Art & Entertainment | Book Reviews | Education | Entertainment Video | Health | Lifestyle | Sport | Sport Video | Search

 

The 2003 Natali Prize for Journalism


The 2003 Natali Prize for Journalism

Excellence in Reporting Human Rights, Democracy and Development

A stable, democratic and secure society depends upon independent journalism and a free media.

The Natali Prize for Journalism: Excellence in Reporting Human Rights, Democracy and Development was established in 1992 by the the European Commission and is administered by the International Federation of Journalists.

The Natali Prize is awarded to journalists from the written press who have demonstrated a striking insight and particular dedication to the reporting of human rights issues within the context of the development process.

In 2003, the International Federation of Journalists will award a Natali Prize in five regions: Europe; Africa; the Arab World, Iran and Israel; Asia and the Pacific; Latin America and the Caribbean.

This international programme, which is supported by the European Commission's DG Development, is driven by professional journalistic values and judged by professional journalists themselves.

The Natali Prize
The Natali Prize is awarded annually to journalists from the written press for outstanding reporting on human rights, democracy and development. In 2003, one Natali Prize will be awarded in each of the following five regions: Europe (EU Member and Non-Member States); Africa; the Arab World, Iran and Israel; Asia and the Pacific; Latin America and the Caribbean.

All prize nominees will be special guests of the International Federation of Journalists at the Natali Prize-Giving Ceremony in Brussels in October 2003. Each prize winner will receive a Trophy and a Financial Award of €10,000. An additional Gold Medal Award will be awarded to an overall winner.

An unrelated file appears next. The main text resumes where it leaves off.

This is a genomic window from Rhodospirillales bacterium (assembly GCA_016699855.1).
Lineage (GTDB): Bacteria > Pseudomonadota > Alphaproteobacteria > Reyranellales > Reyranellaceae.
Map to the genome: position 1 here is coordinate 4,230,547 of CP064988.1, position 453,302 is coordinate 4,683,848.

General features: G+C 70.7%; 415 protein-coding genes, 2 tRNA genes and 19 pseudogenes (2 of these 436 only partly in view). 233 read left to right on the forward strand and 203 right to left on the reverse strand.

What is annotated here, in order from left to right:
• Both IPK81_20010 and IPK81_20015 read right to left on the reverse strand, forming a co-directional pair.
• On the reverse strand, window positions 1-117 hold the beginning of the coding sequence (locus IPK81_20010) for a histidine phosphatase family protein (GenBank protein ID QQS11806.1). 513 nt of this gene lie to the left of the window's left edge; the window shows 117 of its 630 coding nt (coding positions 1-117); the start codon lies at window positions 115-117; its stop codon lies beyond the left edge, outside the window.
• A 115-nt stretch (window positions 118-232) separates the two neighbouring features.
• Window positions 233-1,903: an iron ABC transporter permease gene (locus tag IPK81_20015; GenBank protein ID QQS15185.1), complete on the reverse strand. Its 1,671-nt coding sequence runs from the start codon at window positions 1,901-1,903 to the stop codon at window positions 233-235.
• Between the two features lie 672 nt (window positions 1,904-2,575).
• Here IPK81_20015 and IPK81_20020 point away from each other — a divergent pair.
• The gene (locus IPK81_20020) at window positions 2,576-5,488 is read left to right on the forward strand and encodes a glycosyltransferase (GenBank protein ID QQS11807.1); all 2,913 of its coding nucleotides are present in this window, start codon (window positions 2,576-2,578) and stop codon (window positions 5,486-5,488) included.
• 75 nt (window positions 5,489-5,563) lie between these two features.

Who can enter?
The 2003 Natali Prize is open to print and on-line journalists employed by the local media in the five regions listed above. Eligible journalists should have written reports, which focus on human rights, democracy and development. Each applicant or group of applicants must submit ONE article (or a series of articles on ONE subject) published between 1 January 2002 and 31 December 2002.

How to enter
It is easy to enter. Simply fill in the Application Form and mail or fax it along with a copy of your article to one of the addresses listed below. Please read the Rules of the Competition before submitting your entry. The deadline for entries is 31 May 2003. There is no entry fee.

For all entry information see… http://www.ifj.org/hrights/lorenzo/inpr.html


© Scoop Media

 
 
 
Culture Headlines | Health Headlines | Education Headlines

 
At Bats: Locke - The World Theatrical Premiere

On the eve of the biggest challenge of his career, Ivan Locke receives a phone call that sets in motion a series of events that will unravel his family, job and soul... More>>

Other Elections: Kea Crowned Bird Of The Year

These large, green mountain parrots are known for their curiosity and intelligence. Once numbering in the hundreds of thousands, they are now classified as Nationally Endangered with just 3,000 - 7,000 birds remaining. More>>

ALSO:

Howard Davis Review: Conflict & Resistance - Ria Hall's Rules of Engagement

From the aftermath of war through colonisation to her own personal convictions, Hall's new CD addresses current issues and social problems on multiple levels, confirming her position as a polemical and preeminent voice on the indigenous NZ music scene. More>>

Howard Davis Review: Another Time, Another Place - David Friesen Trio Live

"It has been said of David Friesen that he does for the art of bass playing what Pythagoras did for the triangle" - Patrick Hinley, Jazz Times. At Wellington's newest jazz venue, the cozy and intimate Pyramid Cub, the trio clicked together from the opening bars, presenting many of the tunes from their marvelous new recording. More>>

Howard Davis Review: The Father - Descending Into The Depths of Dementia

Florian Zeller's dazzling drama The Father explores the effects of a deeply unsettling illness that affects 62,000 Kiwis, a number expected to grow to 102,000 by 2030. More>>

 
 
 
 
 

LATEST HEADLINES

  • CULTURE
  • HEALTH
  • EDUCATION